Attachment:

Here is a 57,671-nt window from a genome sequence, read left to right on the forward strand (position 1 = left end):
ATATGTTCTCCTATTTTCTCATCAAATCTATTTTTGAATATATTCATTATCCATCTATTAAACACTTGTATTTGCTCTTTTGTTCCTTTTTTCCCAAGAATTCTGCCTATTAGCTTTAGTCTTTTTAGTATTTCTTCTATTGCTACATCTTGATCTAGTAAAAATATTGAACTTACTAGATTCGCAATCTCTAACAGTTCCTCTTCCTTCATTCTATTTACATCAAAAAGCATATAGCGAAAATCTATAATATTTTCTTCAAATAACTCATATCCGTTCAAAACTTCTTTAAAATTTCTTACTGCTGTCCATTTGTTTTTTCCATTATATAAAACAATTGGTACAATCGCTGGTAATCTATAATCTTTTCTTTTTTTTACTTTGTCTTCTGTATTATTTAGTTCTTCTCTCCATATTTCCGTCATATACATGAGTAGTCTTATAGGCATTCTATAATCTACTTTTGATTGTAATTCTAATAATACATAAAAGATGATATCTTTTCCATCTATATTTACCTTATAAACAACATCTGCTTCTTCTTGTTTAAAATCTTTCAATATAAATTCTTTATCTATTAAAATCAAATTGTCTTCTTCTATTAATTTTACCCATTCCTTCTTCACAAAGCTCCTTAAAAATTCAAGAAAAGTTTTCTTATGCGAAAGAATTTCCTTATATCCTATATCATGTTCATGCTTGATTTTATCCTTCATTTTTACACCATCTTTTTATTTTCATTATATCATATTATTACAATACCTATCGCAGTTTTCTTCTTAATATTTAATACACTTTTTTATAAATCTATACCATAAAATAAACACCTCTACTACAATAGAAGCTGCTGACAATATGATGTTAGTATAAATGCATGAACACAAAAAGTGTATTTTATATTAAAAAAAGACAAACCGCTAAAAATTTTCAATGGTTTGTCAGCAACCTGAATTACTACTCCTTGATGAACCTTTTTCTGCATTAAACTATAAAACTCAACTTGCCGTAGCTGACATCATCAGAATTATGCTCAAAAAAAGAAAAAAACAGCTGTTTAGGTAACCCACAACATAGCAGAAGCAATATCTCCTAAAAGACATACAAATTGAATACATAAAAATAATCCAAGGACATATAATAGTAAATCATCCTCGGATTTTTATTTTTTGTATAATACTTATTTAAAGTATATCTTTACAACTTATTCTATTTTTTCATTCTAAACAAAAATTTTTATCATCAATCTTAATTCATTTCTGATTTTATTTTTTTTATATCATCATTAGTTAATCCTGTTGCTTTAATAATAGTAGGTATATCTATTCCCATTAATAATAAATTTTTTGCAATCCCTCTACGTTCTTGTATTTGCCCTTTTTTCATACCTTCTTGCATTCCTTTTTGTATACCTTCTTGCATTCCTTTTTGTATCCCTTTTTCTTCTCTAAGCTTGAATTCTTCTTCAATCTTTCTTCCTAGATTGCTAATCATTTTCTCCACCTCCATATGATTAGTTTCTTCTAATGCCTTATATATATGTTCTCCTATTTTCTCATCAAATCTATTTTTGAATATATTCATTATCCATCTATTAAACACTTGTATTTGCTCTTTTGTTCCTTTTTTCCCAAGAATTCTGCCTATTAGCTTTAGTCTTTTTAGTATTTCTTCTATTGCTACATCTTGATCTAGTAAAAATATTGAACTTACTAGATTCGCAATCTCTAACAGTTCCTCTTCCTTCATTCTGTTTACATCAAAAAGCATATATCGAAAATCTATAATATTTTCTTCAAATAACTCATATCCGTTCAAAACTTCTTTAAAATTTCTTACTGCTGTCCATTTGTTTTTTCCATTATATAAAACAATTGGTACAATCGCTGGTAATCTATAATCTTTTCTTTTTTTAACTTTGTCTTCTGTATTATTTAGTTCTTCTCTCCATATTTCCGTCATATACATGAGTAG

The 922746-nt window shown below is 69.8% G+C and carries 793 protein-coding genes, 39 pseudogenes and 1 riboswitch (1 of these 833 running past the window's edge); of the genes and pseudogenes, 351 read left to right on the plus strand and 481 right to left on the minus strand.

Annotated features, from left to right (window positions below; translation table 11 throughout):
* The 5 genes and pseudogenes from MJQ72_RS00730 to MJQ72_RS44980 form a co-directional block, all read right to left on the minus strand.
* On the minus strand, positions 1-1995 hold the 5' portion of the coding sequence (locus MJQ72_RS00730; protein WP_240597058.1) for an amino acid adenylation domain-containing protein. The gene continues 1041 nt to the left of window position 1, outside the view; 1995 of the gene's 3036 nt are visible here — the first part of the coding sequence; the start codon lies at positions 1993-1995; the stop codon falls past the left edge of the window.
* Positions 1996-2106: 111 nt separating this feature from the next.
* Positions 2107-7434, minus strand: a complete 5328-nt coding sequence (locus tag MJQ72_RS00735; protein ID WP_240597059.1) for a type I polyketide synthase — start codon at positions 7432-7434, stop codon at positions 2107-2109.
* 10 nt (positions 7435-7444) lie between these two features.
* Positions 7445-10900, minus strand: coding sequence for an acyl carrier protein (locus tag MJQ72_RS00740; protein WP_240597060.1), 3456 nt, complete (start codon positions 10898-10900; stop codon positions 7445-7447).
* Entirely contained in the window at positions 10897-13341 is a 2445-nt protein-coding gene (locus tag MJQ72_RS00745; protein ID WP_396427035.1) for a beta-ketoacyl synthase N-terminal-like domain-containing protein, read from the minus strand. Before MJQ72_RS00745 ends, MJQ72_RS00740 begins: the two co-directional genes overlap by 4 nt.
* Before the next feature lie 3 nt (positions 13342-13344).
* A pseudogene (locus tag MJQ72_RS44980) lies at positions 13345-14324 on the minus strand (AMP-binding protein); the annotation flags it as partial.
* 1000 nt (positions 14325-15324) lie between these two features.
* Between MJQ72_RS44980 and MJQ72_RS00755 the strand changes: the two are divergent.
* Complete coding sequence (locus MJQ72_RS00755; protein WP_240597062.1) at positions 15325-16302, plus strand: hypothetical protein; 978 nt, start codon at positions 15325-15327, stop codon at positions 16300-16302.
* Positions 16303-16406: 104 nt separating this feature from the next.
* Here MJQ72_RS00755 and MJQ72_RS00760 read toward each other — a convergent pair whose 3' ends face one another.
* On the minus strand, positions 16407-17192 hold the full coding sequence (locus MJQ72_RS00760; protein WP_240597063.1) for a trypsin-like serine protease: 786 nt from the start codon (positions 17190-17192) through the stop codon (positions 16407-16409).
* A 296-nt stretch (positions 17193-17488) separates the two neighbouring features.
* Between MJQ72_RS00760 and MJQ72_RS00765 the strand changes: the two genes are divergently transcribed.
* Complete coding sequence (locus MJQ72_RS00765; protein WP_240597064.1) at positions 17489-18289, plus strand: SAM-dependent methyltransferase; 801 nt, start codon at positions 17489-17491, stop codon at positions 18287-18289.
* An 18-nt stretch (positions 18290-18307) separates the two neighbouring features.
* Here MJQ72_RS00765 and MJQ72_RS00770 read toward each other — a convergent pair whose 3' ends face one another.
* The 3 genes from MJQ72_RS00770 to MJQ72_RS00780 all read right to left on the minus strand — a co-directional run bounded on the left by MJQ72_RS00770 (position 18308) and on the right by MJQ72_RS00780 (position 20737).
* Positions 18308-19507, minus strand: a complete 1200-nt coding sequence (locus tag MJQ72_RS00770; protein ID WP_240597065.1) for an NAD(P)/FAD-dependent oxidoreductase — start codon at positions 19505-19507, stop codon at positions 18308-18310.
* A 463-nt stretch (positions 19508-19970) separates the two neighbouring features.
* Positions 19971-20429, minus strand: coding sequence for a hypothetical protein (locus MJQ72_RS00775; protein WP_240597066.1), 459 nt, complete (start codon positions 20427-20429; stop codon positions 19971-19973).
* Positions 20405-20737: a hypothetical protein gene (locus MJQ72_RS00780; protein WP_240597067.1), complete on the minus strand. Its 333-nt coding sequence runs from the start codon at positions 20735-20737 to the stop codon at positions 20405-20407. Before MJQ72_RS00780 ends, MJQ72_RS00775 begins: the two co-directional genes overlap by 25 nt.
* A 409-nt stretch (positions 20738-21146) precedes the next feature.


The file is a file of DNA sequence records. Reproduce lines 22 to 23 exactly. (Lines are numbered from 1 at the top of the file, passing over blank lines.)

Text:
* Complete coding sequence (locus MJQ72_RS00765; protein WP_240597064.1) at positions 17489-18289, plus strand: SAM-dependent methyltransferase; 801 nt, start codon at positions 17489-17491, stop codon at positions 18287-18289.
* An 18-nt stretch (positions 18290-18307) separates the two neighbouring features.